Intel is looking to offer IT a better way to manage and secure corporate laptops.
While much of the talk this week focused on the release of the Intel Centrino 2 platform and its use of new Intel Core 2 Duo processors, the inclusion of WiMax and Wi-Fi technologies and the bevy of new laptops that PC vendors plan to bring to the market in the next month, there was little discussion about the updates Intel made to its vPro technology to better secure and manage a fleet of enterprise laptops.
One reason the discussions steered away from Intel vPro this week is that most corporate laptops that use the technology will not ship until later this year. When Intel first announced that Centrino 2 would be delayed, it pushed the shipments of chip sets that included vPro although the company said all parts are now shipping.
Still, there are several improvements worth noting, including the ability to wirelessly turn on and patch a laptop.
The Intel vPro technology, which the company first included in desktops in 2006 and in laptops in 2007, is essentially a chip bundle that is designed to make managing and securing a fleet of PCs easier for an enterprise's IT department.
As more and more employees use notebooks as their primary PC, managing and securing a whole fleet of laptops has become essential. While Intel is promoting vPro as a proprietary technology to help secure laptops with third-party software vendors developing applications for security and management, Advanced Micro Devices is supporting DASH (desktop and mobile architecture for system hardware) as a way to secure laptops and one that uses open standards (Intel also supports DASH standards).
With the notion that laptops need to be as secure as desktops, Intel made a number of incremental improvements to the technologies that are now included with the Centrino 2 vPro platform. While none of the improvements made headlines during the July 14 launch, the vPro technologies are important to IT departments looking to bring a sense of order to a corporate client fleet that is increasingly becoming mobile.
"Wireless management is [becoming] more and more important because more of the enterprise is mobile," said Roger Kay, founder of Endpoint Technologies Associates.
The first and most significant update is that IT departments can now use vPro to manage, monitor and update notebooks that are out-of-band and no longer working off the corporate LAN (the notebook has to be connected to an AC outlet for this feature to work).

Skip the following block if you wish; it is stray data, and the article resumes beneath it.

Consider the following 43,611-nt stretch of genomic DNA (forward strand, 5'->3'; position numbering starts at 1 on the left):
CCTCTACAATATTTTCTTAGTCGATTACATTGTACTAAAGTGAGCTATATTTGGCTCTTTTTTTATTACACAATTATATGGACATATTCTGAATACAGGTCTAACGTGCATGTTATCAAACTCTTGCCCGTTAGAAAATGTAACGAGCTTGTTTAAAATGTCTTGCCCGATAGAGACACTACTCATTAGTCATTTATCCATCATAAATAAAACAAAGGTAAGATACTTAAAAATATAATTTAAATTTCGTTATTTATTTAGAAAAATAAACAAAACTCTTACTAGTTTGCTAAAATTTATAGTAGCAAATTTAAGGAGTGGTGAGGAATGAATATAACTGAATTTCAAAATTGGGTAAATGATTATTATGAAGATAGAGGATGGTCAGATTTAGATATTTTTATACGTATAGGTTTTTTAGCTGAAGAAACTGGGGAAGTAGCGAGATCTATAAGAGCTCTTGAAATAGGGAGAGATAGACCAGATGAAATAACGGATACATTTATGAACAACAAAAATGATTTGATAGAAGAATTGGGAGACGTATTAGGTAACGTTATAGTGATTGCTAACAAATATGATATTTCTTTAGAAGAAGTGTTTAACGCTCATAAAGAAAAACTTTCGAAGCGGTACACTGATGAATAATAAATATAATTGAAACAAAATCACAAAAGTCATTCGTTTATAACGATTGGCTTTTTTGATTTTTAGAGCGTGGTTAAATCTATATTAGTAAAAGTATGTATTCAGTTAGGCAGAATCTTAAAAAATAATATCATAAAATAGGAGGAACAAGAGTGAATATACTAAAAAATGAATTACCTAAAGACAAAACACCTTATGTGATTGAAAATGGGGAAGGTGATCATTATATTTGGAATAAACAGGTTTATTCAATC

These improvements give the IT department the ability to wirelessly power on a laptop, which allows administrators to apply patches, update the desktop image or perform routine maintenance, such as defragging the notebook after hours or once a PC has left the corporate LAN. At the same time, the employee can contact IT support, and after a few basic steps, the administrator can remotely reboot the client and fix the image.
"Most management tools are inside the fire wall and within the enterprise network," Kay said. "Enterprise notebooks are often inside the network, but sometimes they are not-and all types of things can happen. When they are in a hot spot, and they download something they shouldn't have, they become a keylogger [with a virus]."
This part of vPro also has a green aspect since IT can switch off or remotely send laptops into hibernation, which can save power.
On the security side, Intel enhanced the Trusted Execution Technology of vPro to work with notebooks. In this case, the technology provides a protected execution environment where data is processed away from other software. When virtualization is added, vPro helps created a layer of trust that is rooted in the hardware level. This extra layer protects data going into the system, as well as providing an isolation area for any malicious code that might filter in.
The other significant area that Intel addressed with vPro this time is how SMBs (small and midsize businesses) can take advantage of the technology. Camille Morhardt, a marketing manager with Intel's Mobile Platforms Group, explained that the chip maker is looking to work with service providers who will act as the IT department for SMBs that cannot afford their own IT staff.
The new remote capabilities also help many SMBs that are working almost exclusively with wireless networks and are no longer buying cable to create their own LANs, Morhardt said.
"We really see wireless expanding in the small-business space, and these businesses are not rolling out a lot of LAN cable anymore," Morhardt said. "At the same time, the small businesses are turning to service providers to help-and with vPro-we are trying to give those guys the ability to remote monitor and offer manageability and support to their customers."
There is one obstacle standing in the way of more SMBs taking advantage of vPro. For now, Intel's vPro is included in high-end corporate notebooks, which are more expensive, and SMB buyers tend to look for less expensive laptops.
However, John Spooner, an analyst with Technology Business Research, believes Intel has made some strides to make vPro work better with laptops, which could lead more companies to adopt the platform.
"Right now, Intel is making vPro do for laptops what it already does for desktops," Spooner said. "Intel has a firm base to build on and they have the software partners who are ready to offer some innovation for what is essentially a platform for them to build applications on."